When the Oklahoma State football team begins its annual preseason team camp next month, it will include trio of recent Stillwater High graduates.
Carter Barnard, Steven Brown and Luke McEndoo will all be walking on to the Cowboy program this fall, increasing the total to five former Pioneers who will be on the OSU program. All three helped build the SHS program to one of the elites in the state before wanting to continue their football careers.
Each of the three have different reasons for joining their hometown team, but seeing them continue their careers is something that makes SHS coach Tucker Barnard is proud.
“They all three got preferred walk-on spots,” Tucker Barnard said. “It’s a really neat deal. These guys grow up dreaming about playing college football, and obviously a bunch of them go to Oklahoma State games when they’re kids. It’s kind of a dream come true for kids who get that opportunity. I’m excited for them.”
Carter Barnard didn’t make any public or social media announcement about his decision. It’s gone under the radar, but it’s something he and his dad are excited about.
“Some of him going under the radar is probably my fault,” Barnard said. “I was pretty intentional of not over hyping my own son. To his credit, that doesn’t bother him. Obviously, he’s grown up with me so he knows how that was probably going to play out. I’ve wanted him to earn everything that he’s been given.
“He was a great football player for us. He did an outstanding job in the back end and made a bunch of tackles and plays. He’s saying right now that he wants to coach. He had opportunities to go play Division II football, but I felt like the experience at this level – if he truly wants to coach and stick with that – and being around that level of competition will be a benefit to him in the end.”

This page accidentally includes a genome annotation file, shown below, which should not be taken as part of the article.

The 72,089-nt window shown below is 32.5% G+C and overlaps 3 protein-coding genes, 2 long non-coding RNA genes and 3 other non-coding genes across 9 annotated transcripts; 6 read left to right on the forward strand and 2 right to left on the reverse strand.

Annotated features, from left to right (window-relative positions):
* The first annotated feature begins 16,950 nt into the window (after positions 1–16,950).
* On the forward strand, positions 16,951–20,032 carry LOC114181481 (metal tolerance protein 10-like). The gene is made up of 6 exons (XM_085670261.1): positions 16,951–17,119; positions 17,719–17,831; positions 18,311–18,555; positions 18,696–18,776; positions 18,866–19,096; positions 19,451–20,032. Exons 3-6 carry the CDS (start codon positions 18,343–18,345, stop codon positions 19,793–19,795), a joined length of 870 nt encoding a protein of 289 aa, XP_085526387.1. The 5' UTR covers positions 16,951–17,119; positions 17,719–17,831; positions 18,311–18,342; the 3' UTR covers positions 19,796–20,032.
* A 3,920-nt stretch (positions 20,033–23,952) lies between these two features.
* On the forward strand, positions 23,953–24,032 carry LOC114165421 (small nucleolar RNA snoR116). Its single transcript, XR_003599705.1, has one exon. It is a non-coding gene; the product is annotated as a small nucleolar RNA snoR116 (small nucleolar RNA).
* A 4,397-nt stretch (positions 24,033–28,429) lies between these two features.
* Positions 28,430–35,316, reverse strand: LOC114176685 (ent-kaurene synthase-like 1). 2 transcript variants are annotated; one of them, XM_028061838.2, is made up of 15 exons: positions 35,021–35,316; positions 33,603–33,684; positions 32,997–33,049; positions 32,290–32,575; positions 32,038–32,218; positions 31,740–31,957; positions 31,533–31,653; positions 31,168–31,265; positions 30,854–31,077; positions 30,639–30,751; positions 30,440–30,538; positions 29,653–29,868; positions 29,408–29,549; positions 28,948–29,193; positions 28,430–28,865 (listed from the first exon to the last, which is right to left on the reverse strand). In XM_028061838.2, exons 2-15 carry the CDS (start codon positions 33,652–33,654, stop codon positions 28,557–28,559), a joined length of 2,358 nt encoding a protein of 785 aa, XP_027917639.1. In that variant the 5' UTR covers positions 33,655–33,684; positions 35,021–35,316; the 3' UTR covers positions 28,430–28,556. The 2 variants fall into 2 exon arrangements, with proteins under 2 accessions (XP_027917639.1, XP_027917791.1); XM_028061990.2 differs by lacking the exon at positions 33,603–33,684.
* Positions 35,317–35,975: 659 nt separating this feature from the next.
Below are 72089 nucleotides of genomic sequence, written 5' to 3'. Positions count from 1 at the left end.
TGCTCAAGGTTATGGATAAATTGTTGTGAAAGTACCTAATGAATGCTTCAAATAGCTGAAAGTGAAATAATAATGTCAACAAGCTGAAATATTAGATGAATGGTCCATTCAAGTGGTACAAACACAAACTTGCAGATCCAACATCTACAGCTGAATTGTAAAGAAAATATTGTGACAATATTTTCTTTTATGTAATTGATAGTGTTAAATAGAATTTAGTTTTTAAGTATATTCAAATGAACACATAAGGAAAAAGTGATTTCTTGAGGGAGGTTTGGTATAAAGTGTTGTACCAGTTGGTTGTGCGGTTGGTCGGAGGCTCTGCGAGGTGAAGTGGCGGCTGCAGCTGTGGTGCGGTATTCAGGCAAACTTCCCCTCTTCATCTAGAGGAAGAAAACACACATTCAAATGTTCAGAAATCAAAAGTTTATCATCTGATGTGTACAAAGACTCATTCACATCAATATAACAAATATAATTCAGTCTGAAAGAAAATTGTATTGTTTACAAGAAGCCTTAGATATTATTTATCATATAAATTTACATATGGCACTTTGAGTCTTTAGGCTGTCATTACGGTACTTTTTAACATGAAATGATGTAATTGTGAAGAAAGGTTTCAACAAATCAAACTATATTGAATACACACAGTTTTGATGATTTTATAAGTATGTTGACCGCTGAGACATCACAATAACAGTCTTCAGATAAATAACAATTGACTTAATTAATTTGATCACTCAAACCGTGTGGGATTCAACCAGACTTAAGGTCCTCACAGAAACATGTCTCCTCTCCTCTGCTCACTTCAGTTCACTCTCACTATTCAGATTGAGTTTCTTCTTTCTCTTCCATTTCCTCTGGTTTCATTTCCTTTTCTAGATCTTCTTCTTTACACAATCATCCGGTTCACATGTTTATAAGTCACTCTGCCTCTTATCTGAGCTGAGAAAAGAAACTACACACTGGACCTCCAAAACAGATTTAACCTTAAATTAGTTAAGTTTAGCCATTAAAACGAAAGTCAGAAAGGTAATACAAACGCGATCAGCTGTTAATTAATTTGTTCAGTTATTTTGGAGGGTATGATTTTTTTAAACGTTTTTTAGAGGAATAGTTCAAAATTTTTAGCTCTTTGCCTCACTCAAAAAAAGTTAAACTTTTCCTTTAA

Carter Barnard racked up 64 tackles this year – an increase from 50 his junior year. He also returned a blocked field goal for a touchdown. As a junior, he had four interceptions in a year that saw SHS reach the state title game for a second-straight season.
For him, going to OSU gives him a chance to continue playing football while also possibly helping him work toward a career in the sport. Coach Barnard said Carter has talked about also joining the coaching ranks one day, so learning under OSU coach Mike Gundy and his staff could be a good foot in the door.
Carter’s knowledge of the game is something his dad noticed years ago. It helped him help lead the SHS secondary the past two years as a defensive starter.
“Even when he was smaller than other guys all the way back to seventh-grade football, he would give directions on the back end,” Tucker Barnard said. “He’s always been smart and would point guys around and help them understand the scheme. I think a lot of that just comes from what he’s exposed to at home.
“In that same line of thinking, Luke is that same way up front. You could watch Luke on any given play defensively, and he’s moving somebody to the other side or lining somebody up. I think that’s just because that’s how we talk at home or we watch a football game at home.”
McEndoo also chose OSU because of coaching, but in a different way. His father, Jason McEndoo, is the OSU Cowboy Backs coach. He coaches the Cowboys who play fullback and tight end, which are combined into the Cowboy Back role.
That’s one of the roles McEndoo had at Stillwater High. He started as a fullback as a freshman, and helped tailback Qwontrel Walker become one of the state’s top 10 leading rushers as far as career yardages goes.
The chance to continue playing a similar role, and doing it for his dad, was an easy decision for McEndoo.
“Obviously, I’m going to go play fullback for my dad,” McEndoo said. “I was talking to Gunnar (Gundy) and I ended up talking to Coach Gundy, and he said we’d love to have you come play. My dad told me I’d probably not play my first year, but later on down the road, I’d have a chance to be a really good player. Hearing my dad and Coach Gundy tell me that was a really cool moment.”
Coach Barnard is happy McEndoo will be joining to Cowboys, and believes he can contribute on the field.